Under the new GST tax framework, a single tax rate uniform across all states will be charged based on the destination principle. Without the prior tax rate fluctuations, supply chain networks, the location of plants and warehouses, will now be influenced by true logistics costs: fixed and variable warehouse costs, freight costs and inventory carrying costs.

If you recall, after the formation of the European Union, supply chain networks were successfully reformed and refreshed, trade barriers were alleviated, and large, centralized manufacturing and distribution hubs were able to reduce a myriad of supply chain costs.

GST Fast-tracked for Approval

The most recent iteration of the GST bill has passed in the Lok Sabha (lower house of parliament), where the Narendra Modi led BJP Government has an absolute majority, and has been introduced in the Rajya Sabha (Upper House), where its passage is less certain.

The Congress, India’s main opposition party, and several regional parties with a presence in the Rajya Sabha, want the bill to be referred to a select committee for approval. The main issues being raised are that the bill has several amendments (compared to the original version introduced by the previous Congress led Government) and that net exporter states will stand to lose. Once the bill is passed in the Rajya Sabha, the GST Council (to be constituted of Union and State finance ministers) will formulate the modalities – systems, processes and rules – in time for an April 1, 2016 rollout.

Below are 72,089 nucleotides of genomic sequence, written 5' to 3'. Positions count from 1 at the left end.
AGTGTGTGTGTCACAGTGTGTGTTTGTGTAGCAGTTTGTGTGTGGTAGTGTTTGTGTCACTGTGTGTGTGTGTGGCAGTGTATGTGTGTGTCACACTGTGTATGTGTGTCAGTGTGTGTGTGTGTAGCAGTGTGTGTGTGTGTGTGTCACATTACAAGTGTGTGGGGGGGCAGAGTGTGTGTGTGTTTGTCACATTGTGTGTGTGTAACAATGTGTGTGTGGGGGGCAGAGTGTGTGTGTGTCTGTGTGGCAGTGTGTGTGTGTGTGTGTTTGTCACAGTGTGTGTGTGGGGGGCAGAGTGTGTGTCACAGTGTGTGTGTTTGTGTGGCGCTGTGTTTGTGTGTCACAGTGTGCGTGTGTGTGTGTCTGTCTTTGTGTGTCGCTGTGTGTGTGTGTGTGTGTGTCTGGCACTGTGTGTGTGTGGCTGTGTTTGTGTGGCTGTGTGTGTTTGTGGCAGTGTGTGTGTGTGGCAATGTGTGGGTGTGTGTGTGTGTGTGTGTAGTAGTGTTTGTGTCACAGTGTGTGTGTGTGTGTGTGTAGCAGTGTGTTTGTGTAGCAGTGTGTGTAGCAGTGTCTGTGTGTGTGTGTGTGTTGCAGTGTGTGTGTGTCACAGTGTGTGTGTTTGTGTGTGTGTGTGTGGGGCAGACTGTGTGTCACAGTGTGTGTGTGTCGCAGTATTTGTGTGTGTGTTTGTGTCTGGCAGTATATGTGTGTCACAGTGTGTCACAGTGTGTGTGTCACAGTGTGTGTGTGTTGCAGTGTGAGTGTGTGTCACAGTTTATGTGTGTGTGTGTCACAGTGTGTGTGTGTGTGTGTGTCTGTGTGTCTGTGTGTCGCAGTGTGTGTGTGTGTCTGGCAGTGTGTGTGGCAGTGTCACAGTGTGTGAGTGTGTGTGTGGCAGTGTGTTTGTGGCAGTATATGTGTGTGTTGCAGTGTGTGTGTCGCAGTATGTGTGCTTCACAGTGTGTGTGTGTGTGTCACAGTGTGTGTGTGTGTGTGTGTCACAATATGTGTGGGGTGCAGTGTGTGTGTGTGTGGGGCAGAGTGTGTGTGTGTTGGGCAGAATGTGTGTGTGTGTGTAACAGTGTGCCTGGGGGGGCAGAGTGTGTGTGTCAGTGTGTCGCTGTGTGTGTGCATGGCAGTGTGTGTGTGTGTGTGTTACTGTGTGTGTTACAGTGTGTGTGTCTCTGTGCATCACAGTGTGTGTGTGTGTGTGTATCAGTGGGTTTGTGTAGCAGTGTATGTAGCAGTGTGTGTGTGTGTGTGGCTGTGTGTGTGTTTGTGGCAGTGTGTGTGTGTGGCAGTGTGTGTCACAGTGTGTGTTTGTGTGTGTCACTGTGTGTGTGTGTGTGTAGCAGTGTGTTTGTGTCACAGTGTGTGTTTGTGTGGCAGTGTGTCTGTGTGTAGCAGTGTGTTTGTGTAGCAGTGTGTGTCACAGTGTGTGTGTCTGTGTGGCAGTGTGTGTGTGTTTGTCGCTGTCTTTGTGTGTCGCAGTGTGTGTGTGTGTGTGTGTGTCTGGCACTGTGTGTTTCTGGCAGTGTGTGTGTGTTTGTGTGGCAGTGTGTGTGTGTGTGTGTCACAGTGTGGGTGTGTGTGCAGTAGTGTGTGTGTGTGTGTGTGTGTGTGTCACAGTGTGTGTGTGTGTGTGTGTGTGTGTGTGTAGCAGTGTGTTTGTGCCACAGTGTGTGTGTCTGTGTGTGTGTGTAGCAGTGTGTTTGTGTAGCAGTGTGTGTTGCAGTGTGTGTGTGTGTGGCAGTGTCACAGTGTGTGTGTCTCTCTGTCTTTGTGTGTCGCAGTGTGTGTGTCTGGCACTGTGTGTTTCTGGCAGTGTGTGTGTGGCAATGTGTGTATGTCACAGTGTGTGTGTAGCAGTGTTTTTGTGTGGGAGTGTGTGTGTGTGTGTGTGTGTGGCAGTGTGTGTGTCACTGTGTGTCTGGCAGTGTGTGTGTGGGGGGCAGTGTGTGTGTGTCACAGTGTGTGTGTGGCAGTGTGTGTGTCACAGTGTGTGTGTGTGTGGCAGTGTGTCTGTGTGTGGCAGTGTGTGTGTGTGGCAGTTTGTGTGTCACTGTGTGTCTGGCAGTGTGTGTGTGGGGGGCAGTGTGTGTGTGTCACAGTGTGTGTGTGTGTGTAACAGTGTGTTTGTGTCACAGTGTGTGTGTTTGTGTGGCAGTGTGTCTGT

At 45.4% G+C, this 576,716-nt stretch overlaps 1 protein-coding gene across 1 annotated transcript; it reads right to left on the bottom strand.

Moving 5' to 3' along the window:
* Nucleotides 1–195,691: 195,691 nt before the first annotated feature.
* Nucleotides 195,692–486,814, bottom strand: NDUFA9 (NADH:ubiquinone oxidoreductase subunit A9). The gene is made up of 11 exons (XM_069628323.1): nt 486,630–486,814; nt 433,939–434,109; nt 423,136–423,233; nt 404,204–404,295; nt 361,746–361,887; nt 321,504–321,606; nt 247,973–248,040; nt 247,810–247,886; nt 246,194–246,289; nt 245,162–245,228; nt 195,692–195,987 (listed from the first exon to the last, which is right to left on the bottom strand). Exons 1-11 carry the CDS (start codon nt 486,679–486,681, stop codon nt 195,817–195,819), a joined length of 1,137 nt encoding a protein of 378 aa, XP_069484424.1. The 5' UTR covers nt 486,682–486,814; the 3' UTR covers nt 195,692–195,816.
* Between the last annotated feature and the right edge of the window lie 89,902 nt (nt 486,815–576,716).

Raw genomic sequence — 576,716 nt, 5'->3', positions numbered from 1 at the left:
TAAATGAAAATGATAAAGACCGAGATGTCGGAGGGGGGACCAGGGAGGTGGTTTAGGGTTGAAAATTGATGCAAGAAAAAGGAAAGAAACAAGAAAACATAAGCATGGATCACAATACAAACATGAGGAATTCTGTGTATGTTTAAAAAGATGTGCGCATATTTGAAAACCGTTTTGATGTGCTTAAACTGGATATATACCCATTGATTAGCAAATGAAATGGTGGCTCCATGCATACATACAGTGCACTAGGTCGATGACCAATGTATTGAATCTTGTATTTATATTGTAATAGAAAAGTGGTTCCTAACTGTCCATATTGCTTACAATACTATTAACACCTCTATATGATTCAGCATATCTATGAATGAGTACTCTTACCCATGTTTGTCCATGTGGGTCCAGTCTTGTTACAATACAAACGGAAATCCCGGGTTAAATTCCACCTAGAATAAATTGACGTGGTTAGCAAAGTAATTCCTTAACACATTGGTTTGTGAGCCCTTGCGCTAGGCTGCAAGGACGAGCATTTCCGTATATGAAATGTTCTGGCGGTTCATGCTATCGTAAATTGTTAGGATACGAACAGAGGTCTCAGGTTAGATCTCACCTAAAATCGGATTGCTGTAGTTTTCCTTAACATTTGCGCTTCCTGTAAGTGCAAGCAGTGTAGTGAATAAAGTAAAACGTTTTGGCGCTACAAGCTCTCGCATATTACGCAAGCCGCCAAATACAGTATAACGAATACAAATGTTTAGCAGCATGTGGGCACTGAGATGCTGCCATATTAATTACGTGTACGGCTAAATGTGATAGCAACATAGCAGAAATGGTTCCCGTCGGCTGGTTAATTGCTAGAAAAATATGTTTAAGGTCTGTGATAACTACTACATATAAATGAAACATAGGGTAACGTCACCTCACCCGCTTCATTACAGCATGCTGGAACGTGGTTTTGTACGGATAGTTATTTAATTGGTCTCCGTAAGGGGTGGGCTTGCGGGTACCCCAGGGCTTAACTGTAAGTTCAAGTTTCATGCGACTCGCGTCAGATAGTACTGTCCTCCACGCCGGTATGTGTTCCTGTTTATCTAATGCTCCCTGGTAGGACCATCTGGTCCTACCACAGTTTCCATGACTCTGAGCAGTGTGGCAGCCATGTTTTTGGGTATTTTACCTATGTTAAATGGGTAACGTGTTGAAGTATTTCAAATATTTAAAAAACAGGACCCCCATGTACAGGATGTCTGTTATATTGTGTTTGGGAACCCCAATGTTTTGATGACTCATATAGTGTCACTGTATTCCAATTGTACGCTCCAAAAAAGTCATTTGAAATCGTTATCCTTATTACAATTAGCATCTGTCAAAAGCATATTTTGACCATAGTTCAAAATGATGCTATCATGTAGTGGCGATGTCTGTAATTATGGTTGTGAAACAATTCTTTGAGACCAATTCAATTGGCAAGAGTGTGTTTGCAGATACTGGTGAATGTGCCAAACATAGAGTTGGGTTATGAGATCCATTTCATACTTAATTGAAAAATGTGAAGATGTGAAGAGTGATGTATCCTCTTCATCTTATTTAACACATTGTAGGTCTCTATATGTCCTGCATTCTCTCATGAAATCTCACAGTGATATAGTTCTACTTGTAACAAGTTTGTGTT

Much like the boys yelling “tiger” in my Grandmother’s story, GST implementation has become a bit of a joke. Corporate India has spent years preparing for the arrival that wasn’t to be and GST became another example of the government’s failure to act decisively.

Today, the smart money is on the current pro-business BJP Government to navigate the myriad challenges currently facing a successful implementation of GST. Companies need to be prepared for the imminent and sweeping changes that can offer opportunities to save money and run their business more efficiently. For starters, companies should be evaluating their supply chain network configuration and its suitability for a GST environment. Optimal inventory deployment is also likely to be very different in a GST environment.

The Moral of this Story?

The moral, as told by my grandmother: “Never lie”. However, I would like to think that “Always be prepared” is just as applicable.

At Chainalytics, we have first hand experience helping several large enterprises in a variety of industries with their GST preparation. Potential supply chain cost savings between 15-20%, as we have shown in our studies, makes this evaluation a no-brainer for companies.

If you need help preparing for GST, simply contact Chainalytics using the form below.

Mayur Vamanan is a Director of the Supply Chain Consulting at Chainalytics India. In addition to leading client engagements, Mayur is responsible for advancing Chainalytics’ project delivery methodology within the Supply Chain Design and Sales & Operations Planning competencies.